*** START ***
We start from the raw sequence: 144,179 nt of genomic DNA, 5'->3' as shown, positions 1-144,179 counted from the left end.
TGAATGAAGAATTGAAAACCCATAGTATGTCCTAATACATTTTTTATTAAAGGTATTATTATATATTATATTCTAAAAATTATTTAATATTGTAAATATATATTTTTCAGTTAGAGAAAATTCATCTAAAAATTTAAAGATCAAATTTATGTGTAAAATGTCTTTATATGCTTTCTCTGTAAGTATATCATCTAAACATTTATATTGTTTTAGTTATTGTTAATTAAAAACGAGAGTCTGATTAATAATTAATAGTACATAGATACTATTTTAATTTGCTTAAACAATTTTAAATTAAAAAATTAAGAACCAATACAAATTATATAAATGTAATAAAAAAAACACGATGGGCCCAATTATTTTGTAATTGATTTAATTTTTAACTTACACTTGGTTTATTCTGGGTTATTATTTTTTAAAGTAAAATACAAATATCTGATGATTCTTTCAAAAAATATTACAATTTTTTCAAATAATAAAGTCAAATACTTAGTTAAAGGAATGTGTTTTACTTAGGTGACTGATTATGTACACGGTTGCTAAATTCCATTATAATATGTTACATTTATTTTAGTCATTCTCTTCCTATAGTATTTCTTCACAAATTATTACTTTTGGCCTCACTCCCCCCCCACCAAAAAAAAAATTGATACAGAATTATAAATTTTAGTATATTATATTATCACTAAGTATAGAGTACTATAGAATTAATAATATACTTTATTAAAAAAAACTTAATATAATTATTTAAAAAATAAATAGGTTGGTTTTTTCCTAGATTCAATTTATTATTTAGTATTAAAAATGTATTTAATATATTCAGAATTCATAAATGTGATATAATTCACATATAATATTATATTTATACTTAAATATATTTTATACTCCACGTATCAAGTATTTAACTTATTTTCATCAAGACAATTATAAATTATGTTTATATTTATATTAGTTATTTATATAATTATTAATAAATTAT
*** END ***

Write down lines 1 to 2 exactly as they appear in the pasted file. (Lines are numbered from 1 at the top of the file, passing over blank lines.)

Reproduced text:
We start from the raw sequence: 144,179 nt of genomic DNA, 5'->3' as shown, positions 1-144,179 counted from the left end.
TGAATGAAGAATTGAAAACCCATAGTATGTCCTAATACATTTTTTATTAAAGGTATTATTATATATTATATTCTAAAAATTATTTAATATTGTAAATATATATTTTTCAGTTAGAGAAAATTCATCTAAAAATTTAAAGATCAAATTTATGTGTAAAATGTCTTTATATGCTTTCTCTGTAAGTATATCATCTAAACATTTATATTGTTTTAGTTATTGTTAATTAAAAACGAGAGTCTGATTAATAATTAATAGTACATAGATACTATTTTAATTTGCTTAAACAATTTTAAATTAAAAAATTAAGAACCAATACAAATTATATAAATGTAATAAAAAAAACACGATGGGCCCAATTATTTTGTAATTGATTTAATTTTTAACTTACACTTGGTTTATTCTGGGTTATTATTTTTTAAAGTAAAATACAAATATCTGATGATTCTTTCAAAAAATATTACAATTTTTTCAAATAATAAAGTCAAATACTTAGTTAAAGGAATGTGTTTTACTTAGGTGACTGATTATGTACACGGTTGCTAAATTCCATTATAATATGTTACATTTATTTTAGTCATTCTCTTCCTATAGTATTTCTTCACAAATTATTACTTTTGGCCTCACTCCCCCCCCACCAAAAAAAAAATTGATACAGAATTATAAATTTTAGTATATTATATTATCACTAAGTATAGAGTACTATAGAATTAATAATATACTTTATTAAAAAAAACTTAATATAATTATTTAAAAAATAAATAGGTTGGTTTTTTCCTAGATTCAATTTATTATTTAGTATTAAAAATGTATTTAATATATTCAGAATTCATAAATGTGATATAATTCACATATAATATTATATTTATACTTAAATATATTTTATACTCCACGTATCAAGTATTTAACTTATTTTCATCAAGACAATTATAAATTATGTTTATATTTATATTAGTTATTTATATAATTATTAATAAATTAT